Crate training. UPDATE: Biting and growling in nonplayful way. pg 4


11 Years
Mar 17, 2008
Northern NY
I just got my new english bulldog puppy yesterday. Everything is going pretty good so far. The only accidents she had so far was during the night. I'm going to divide the crate to make a smaller place. She seems to whine after peeing. I am able to put her in her crate once she has fell asleep in my lap. She usually wakes up while putting her in so I sit beside the crat with the door only opened enough to put my hand in to relax her till she falls back to sleep. If she is awake and I need to put her in the crate for a bit while I do something she starts whining real loud. I wait till she calms down before opening the door. I still need to get her use to it for when I'm gone. I did read to feed her in the crate or give her a kong toy stuff with peanut butter (only offered in crate for special treat) to keep her mind off of other stuff. I do put her nylabone in the crate but she isn't to interested in it. I was wanting to know what other stuff to try to get her to calm down. I have her crate outside in the hallway by the bedroom. My husband has allergies and doesn't want it in the room and cause he needs to get up for work in the morning. I'm not worried about the peeing in the crate problem cause I can find ways to deal with that. Just the whining that I'm concerned about now.
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Put a sweatshirt or a blanket that you've used/worn in there, so she can smell you. The ticking clock is good too. Otherwise, ignore it, and it will eventually stop. Don't respond to it and accidentally train her to whine to summon your attention.
You could put something in the crate that smells like old t-shirt you've worn, or something like that so they can snuggle up to it.
How old is she?

FWIW, puppies here learn crate training by default. I think you are making a mistake by letting her fall asleep outside the crate. Some crying is going to happen, but usually it doesn't last very long.

With younger puppies, I line the crate with thick newspaper, because yes, they will relieve themselves in there until they are about 9-10 weeks old. I have NEVER had any puppy that did not stop soiling in the crate and start asking to come out to go potty by the time they are 10 weeks. I don't stress about this, because I have never had it not work with a puppy I've raised.

Otherwise, I wait until I know that puppy is about asleep on its feet, and then I put it in the crate and walk away. With puppies that get very fretful, often I will cover the crate so it is a private area for them.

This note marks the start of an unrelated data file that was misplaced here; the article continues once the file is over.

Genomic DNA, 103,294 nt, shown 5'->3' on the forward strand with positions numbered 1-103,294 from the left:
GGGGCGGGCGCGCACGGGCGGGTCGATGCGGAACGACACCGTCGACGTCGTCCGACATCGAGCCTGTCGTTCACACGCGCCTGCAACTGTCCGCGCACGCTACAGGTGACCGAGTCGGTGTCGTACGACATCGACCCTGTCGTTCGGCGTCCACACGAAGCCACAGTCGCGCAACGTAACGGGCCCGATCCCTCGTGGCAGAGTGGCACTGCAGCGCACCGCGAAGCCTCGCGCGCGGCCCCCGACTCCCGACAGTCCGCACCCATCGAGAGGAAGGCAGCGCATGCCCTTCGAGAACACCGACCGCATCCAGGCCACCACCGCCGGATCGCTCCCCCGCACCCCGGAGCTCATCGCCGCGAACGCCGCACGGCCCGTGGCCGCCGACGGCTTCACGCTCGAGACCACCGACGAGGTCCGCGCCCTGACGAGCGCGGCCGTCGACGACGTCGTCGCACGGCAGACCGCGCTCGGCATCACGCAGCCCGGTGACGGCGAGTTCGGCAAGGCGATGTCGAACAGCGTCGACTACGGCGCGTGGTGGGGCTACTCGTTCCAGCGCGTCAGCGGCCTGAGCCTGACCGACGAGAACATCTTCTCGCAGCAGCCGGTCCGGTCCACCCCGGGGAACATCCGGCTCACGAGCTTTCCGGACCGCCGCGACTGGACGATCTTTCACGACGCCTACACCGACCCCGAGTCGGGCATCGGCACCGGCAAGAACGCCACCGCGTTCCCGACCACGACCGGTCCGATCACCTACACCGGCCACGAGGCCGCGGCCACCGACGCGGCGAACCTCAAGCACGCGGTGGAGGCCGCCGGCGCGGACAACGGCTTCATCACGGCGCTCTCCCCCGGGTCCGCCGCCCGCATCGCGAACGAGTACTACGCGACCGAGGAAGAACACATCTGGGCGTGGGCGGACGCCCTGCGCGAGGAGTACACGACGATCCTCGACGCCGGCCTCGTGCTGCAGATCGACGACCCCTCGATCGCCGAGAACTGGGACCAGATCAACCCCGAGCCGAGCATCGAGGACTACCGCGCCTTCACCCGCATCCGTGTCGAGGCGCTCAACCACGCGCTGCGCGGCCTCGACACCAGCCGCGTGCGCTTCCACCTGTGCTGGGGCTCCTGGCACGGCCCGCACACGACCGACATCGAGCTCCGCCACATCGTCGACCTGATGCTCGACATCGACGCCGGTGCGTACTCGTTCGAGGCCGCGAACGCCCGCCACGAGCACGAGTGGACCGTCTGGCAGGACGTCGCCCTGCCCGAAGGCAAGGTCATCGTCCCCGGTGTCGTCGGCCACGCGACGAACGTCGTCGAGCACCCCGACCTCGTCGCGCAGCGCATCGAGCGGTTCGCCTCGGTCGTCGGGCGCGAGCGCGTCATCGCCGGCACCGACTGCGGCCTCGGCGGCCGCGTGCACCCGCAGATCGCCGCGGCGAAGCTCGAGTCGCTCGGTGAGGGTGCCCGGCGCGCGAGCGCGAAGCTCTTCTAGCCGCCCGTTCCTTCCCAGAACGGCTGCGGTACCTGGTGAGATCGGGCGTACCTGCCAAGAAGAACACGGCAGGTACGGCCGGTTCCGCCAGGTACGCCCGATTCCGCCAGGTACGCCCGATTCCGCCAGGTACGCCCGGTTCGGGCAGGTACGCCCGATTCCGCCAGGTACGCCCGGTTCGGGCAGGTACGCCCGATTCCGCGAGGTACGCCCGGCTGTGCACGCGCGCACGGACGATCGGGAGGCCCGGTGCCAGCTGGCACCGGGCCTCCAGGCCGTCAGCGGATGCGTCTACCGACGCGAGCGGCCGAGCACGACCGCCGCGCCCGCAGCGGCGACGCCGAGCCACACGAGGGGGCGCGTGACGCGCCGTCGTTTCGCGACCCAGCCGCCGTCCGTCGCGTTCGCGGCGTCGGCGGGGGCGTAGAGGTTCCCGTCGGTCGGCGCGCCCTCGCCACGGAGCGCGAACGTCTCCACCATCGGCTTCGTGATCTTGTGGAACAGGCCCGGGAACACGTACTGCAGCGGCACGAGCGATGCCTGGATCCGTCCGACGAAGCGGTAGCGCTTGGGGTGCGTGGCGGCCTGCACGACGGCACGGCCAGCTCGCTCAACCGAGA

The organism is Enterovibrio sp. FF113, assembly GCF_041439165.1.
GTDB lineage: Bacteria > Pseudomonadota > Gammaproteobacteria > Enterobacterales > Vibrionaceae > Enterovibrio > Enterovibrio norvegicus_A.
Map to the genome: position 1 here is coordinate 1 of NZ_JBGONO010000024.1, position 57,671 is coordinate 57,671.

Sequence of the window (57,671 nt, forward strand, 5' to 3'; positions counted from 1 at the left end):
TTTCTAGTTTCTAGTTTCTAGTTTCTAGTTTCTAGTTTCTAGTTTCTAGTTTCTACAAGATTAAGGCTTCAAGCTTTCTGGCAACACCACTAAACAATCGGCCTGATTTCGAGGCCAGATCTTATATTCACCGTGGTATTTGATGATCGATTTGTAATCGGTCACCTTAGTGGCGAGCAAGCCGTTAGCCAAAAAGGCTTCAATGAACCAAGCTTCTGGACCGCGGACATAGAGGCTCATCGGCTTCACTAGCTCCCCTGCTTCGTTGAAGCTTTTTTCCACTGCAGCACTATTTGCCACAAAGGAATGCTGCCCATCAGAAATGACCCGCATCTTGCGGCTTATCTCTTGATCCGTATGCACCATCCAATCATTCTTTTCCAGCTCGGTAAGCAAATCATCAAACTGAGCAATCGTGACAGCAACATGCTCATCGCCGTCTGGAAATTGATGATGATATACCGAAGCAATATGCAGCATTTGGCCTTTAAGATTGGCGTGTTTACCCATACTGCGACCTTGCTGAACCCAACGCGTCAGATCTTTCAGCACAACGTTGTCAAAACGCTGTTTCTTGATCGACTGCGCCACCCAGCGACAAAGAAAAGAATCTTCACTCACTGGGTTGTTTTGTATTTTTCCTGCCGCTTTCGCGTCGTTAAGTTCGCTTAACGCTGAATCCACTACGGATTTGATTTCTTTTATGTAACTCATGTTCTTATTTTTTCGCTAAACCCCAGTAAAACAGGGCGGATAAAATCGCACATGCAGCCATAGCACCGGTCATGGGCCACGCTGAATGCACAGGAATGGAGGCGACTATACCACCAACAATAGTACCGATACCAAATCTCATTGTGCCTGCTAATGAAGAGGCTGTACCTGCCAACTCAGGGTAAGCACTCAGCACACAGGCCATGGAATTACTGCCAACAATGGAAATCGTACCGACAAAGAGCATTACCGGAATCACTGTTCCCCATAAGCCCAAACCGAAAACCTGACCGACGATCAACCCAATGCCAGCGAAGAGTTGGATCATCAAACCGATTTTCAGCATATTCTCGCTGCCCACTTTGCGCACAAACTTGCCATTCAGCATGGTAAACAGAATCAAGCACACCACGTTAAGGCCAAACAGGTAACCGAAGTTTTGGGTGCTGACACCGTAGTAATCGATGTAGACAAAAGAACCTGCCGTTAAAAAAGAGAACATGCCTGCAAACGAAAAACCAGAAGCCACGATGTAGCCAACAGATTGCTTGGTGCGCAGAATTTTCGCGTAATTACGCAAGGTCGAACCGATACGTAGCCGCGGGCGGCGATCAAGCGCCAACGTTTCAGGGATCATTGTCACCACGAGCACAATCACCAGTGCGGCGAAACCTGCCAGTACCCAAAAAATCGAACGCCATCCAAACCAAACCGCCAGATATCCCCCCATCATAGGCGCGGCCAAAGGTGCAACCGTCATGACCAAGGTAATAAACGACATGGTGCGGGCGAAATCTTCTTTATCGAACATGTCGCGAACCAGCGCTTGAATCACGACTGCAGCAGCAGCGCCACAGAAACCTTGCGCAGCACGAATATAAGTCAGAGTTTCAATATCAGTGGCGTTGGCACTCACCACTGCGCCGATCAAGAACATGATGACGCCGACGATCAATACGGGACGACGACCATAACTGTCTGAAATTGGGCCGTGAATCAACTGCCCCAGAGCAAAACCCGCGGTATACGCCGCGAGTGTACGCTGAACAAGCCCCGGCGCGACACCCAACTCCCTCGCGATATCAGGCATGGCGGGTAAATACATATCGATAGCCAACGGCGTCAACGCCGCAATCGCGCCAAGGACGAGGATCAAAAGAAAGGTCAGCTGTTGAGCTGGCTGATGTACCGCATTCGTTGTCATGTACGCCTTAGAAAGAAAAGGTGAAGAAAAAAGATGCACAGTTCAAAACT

I have always crate trained puppies by putting them in the crate when I need them to be in there, and ignoring what happens in the next 30 minutes.

Good luck!
Comfort Zone with DAP. Great stuff! use atomizer not spray. I plug it in on an extension cord and put it very close to the crate. Been using is for about 10 yrs now for traveling to shows with young pups or sending pups on airplanes...or trips to vet offices, etc.
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Instead of stuffing the kong full of peanut butter which could create an upset tummy ~ try a spoon full of peanut butter mixed with her regular kibble then stuff the kong with that mixture and freeze the kong. I also first add a dog biscuit which is large enough that I have to squeeze the kong hole to get it in, then stuff and freeze. My German Shepherds love their frozen kongs & it takes them much longer to get everything out, esp the biscuit. You can also switch up the peanut butter with cheese whiz or yogurt.

Try to make her crate a fun, safe place for your pup, make sure to only give them safe toys when crates & remember to always remove your dog's collar before putting them in a crate as many dogs have died when their collars/tags were caught in the crate wires and they strangled!
Don't coddle her.

I feed and give treats and cover the crate.... (I keep next to my bed but you said it's not an option). You're doing good by not opening right away if she's crying. But otherwise, patience is going to be your best tool! Put her in and let her cry.

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